‘Perfumes: The Guide’
By Luca Turin and Tania Sanchez
“Perfumes” is a unique book, a primer on fragrance and reviews of almost 1,500 fragrances. Turin has a doctorate in biophysics and is a leading expert on olfactory science, while Sanchez is a fragrance collector and reviewer and avid fan.
The first 50 or so pages are devoted to the whys and wherefores of fragrance. There is a fascinating chapter on the history of fragrance, explaining the chemistry involved and the evolution of the sources used for fragrances and an explanation of how perfumes are made. The difference between perfumes and eau de toilette and other types of fragrance is outlined and there are sections on women’s and men’s fragrances, including classifications (beyond the usual chypre/Oriental/floral/fougere). The authors are nothing if not opinionated, which is what makes this book so much fun. Agree or disagree with them, the writing is informed and informative as well as witty.
After that first section, there are the reviews. Fragrances are rated from 1 to 5 stars, followed by a two-word “character” note, like “sweet woody” or “smoky carnation.” Some are more than descriptive — they’re indictments, like “floral mess,” “hideous oriental,” “floral abomination” or “Godzilla floral.” I could go on all day with those.
The actual review comes next, and those vary from a sentence or two to a bit over a page for some. I found the reviews terrific reading, although some of the allusions and references (not to mention the French phrases and whatnot) were a bit over my head. Maybe it’s just me, but I tend to enjoy negative reviews more, perhaps because they give the writer a lot of room to move. A couple of my favorites: “212 by Carolina Herrera, 1 star, harsh floral. Like getting lemon juice in a paper cut”; and “Cumbia Colors Woman by Benetton. 1 star, sour flower. Ghastly little squeaky-clean stunted floral.” It’s amazing how well they can convey what something smells like with a few well-chosen words.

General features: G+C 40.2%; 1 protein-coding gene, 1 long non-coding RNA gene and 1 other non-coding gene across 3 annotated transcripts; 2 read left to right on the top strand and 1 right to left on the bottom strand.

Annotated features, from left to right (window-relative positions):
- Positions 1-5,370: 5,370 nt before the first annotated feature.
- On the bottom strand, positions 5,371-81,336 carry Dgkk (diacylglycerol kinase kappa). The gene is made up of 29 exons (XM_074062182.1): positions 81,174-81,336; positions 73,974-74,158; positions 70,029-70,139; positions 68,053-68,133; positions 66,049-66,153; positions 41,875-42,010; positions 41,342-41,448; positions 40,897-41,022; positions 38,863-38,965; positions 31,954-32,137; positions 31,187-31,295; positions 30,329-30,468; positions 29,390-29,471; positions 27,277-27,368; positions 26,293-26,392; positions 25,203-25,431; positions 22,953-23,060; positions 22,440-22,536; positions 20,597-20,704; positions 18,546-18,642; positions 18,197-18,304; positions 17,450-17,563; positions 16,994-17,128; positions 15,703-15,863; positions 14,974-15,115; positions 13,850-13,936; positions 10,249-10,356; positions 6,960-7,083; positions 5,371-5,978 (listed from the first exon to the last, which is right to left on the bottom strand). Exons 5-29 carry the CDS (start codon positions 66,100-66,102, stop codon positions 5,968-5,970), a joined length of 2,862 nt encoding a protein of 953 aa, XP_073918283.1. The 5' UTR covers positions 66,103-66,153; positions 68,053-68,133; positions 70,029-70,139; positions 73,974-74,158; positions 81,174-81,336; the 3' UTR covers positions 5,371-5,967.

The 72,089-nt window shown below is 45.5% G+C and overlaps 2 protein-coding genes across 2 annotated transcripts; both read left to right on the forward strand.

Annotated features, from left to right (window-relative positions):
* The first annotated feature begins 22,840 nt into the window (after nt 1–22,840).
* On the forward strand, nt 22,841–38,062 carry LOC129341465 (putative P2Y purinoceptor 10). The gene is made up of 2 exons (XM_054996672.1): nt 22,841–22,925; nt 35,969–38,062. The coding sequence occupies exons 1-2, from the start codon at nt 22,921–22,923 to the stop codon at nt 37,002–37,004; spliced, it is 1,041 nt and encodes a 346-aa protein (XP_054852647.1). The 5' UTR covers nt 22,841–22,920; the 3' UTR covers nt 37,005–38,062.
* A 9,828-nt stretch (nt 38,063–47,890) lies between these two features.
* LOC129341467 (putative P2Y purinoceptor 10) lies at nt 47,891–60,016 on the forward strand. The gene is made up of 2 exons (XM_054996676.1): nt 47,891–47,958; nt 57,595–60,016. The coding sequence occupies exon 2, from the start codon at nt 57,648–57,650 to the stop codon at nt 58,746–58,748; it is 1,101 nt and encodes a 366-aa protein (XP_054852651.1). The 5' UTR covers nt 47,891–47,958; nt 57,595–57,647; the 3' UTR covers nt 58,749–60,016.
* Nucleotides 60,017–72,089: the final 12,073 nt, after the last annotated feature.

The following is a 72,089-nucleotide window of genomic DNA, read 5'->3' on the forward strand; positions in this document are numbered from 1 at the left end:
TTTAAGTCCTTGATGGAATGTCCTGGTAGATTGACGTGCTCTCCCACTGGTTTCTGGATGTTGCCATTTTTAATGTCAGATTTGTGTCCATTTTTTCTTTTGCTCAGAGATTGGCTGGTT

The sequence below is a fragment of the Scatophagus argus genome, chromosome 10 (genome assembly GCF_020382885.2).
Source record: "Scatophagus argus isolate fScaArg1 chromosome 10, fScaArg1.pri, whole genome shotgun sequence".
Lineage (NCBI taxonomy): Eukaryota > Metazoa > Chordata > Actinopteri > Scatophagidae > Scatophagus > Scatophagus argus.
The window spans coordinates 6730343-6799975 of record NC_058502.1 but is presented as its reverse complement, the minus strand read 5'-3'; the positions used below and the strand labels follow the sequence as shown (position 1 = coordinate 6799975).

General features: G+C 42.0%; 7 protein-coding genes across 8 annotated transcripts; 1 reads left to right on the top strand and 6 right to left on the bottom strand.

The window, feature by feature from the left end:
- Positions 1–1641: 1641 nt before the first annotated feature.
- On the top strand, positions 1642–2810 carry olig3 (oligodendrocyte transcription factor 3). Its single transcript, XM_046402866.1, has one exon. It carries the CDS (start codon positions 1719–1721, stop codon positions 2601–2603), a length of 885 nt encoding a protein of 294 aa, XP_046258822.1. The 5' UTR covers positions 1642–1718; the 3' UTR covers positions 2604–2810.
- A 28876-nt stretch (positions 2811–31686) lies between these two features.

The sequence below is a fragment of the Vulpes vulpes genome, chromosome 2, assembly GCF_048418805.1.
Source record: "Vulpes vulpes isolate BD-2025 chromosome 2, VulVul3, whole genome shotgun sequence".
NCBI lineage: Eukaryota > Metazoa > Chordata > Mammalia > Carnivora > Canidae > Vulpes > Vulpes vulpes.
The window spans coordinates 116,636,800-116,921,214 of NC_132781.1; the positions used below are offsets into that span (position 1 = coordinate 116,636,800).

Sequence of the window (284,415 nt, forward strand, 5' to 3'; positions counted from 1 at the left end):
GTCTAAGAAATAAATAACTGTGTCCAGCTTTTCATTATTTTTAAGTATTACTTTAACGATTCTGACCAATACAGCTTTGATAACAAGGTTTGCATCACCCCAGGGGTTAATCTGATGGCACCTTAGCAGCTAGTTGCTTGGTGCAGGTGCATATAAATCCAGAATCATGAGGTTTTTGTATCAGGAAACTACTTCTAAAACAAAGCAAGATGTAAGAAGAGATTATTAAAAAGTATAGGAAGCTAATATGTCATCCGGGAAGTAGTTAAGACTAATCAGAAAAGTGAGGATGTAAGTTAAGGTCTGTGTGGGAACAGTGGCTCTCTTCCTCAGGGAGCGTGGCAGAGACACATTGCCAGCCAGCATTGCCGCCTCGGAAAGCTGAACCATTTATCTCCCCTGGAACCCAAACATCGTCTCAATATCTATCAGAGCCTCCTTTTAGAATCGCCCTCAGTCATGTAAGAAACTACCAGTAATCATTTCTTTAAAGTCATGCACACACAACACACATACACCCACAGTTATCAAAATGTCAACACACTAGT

It was hard to find a five-star review to include here, since it’s easy to be dismissive with a few words but hard to be enthusiastic without being more wordy. So, here’s about the shortest five-star review I found: “Enlevement au Serail by Parfums MDCI. 5 stars, peach jasmine. Despite the silly name (Abduction in the Seraglio, after Mozart’s opera), I love this fragrance, and sprayed it several times while writing this review to rewind it to the beginning and see the title sequence again, for it is stunning. It starts with an intensely animalic floral top note; moves on to a golden, seraphic chord of jasmine and peach in the fifties-revival manner of 31 Rue Cambon (which, to be fair, came five years later); and gradually settles to a classical, well-poised voice with a hint of a spicy-woody rasp. You’ll probably want to spray it on fabric to admire the graceful trajectory in slow motion.”
Following the reviews is a glossary and several top 10 lists (best florals, best women’s, best men’s, and my two favorites — best loud and best quiet) and then the index. Since the fragrances are listed alphabetically in the book, the index is done by star rating, so you can look up all the five star-rated fragrances or, for that matter, the one star-rated ones. Why would you want to look up the one-star fragrances? Maybe if you’re trying to buy a gift for someone you don’t really like (and won’t have to smell).
My one complaint about the book is that there is no reason given for why the fragrances reviewed were included or why others were left out. I know, of course, that not even half of the available fragrances could have been included, but it would have been nice to know why the selections were made. Whim? Sales figures? Who knows. At any rate, whether you wear scent or not, a very interesting and fun read.
Linda Cannon is the collection development librarian at Joplin Public Library.
‘Perfumes: The Guide’
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